Rosa laevigata (Species)

American Farmer 3(15): 120 (July 6, 1821)
CHEROKEE ROSE
Columbia, (S. C.) June 5th, 1821
John S. Skinner, esq.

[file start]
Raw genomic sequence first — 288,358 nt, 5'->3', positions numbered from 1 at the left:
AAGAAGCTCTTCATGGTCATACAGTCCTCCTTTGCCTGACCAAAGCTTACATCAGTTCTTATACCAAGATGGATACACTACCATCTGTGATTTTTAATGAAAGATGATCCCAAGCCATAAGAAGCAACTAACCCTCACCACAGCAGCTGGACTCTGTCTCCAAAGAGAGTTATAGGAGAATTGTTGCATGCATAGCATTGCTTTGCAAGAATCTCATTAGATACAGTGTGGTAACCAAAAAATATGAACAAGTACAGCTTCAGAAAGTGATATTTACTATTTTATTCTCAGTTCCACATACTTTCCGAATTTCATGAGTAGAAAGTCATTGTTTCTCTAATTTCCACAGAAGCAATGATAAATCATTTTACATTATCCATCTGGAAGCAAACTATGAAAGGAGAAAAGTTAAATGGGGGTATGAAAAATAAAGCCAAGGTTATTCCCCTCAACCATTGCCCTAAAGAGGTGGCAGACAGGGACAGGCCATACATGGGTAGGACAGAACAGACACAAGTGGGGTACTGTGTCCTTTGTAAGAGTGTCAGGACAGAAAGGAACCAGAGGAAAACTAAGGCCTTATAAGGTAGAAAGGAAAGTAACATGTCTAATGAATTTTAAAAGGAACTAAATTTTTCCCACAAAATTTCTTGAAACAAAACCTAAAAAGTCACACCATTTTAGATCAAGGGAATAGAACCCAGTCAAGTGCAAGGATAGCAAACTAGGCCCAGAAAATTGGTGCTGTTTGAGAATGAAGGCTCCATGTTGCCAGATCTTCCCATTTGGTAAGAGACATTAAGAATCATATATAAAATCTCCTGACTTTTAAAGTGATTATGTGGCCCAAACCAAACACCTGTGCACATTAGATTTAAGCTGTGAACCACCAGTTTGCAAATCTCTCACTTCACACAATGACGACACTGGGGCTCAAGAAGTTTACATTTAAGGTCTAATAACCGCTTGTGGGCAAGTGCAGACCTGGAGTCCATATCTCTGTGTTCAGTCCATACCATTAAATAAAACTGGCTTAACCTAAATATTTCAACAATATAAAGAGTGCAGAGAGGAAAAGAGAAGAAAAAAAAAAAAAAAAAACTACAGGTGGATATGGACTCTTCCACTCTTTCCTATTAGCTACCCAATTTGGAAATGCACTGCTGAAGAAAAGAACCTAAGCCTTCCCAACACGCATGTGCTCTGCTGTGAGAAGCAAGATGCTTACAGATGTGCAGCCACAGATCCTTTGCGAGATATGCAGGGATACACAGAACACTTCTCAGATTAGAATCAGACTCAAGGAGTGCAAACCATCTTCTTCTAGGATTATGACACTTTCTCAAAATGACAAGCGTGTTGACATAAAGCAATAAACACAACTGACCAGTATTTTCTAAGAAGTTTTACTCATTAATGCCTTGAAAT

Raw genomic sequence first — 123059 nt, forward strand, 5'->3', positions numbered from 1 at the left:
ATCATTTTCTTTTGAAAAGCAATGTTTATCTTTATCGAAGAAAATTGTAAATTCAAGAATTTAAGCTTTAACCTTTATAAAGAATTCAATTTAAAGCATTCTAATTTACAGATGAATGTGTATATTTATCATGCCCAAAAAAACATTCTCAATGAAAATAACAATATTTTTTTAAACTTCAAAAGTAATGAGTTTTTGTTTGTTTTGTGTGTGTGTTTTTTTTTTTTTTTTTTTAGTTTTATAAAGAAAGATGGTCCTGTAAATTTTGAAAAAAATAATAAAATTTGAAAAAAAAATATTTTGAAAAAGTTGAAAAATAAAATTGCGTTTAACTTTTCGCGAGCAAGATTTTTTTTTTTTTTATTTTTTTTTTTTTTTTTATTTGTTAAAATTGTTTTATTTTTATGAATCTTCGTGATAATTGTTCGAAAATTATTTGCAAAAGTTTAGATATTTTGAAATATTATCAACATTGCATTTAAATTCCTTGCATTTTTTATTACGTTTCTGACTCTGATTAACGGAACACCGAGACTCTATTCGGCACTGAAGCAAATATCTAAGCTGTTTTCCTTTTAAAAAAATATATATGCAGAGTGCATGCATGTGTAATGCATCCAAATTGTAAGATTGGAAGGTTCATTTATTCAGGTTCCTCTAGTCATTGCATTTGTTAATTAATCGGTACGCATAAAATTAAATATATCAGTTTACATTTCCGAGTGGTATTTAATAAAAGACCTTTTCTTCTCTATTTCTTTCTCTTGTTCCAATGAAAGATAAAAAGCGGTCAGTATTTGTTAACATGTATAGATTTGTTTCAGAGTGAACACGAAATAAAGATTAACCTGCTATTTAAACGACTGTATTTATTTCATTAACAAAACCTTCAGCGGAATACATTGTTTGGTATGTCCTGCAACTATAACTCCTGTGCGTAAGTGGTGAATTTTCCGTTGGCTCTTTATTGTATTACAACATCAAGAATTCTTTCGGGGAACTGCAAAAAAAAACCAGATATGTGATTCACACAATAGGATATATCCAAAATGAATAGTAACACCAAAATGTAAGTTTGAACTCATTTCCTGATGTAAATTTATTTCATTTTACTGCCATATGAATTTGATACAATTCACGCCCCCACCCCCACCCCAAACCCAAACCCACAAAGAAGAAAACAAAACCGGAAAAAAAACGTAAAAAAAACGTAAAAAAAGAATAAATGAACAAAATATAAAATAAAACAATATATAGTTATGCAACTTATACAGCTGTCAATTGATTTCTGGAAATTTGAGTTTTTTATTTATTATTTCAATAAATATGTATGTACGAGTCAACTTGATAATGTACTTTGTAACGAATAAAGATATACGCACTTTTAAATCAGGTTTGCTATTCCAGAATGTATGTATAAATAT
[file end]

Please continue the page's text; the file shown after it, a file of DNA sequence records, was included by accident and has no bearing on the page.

DEAR SIR—On looking yesterday over the second volume of your very useful paper, the "American Farmer," which I have received a few days since, I noticed the paper of the 2nd of June, 1820, a communication signed Charles P. Rowand, giving an account of a "New and beautiful species of Hedge." I have not seen Mr. Rowand's hedges; but I have heard of them, and I know that the plant it is made of, is most invaluable for this purpose. The common name is "Nondescript," also "Cherokee Rose," and its botanical name is "Rosa Laevigato," not "Rosa Multiflora," as Mr. R. has suggested. It is a native of the state of Georgia. I can send you a few of the hips of it if you wish. The raising it from the seed may be an advantage to the accustoming it to your climate. The "Rosa Multiflora" would, no doubt, make a beautiful hedge; but its thorns being much smaller than those of the other, it could not, so effectually, answer the desired object. If this error has not yet been corrected, it may not be unnecessary to do so. It is much to be wished, that the real botanical names, when they can be found out, be always used in publications relative to plants recommended, or mentioned for agricultural, medical or other useful purposes.— The want of such a name has caused many disappointments and discussions with regard to the Italian "Lupinella." Whereas, if it had been mentioned by its botanical name "Hedysarum Onobrichis," any person, by referring to a botanical book, could have learned that it is the Saint-foin.— N. Herbemont

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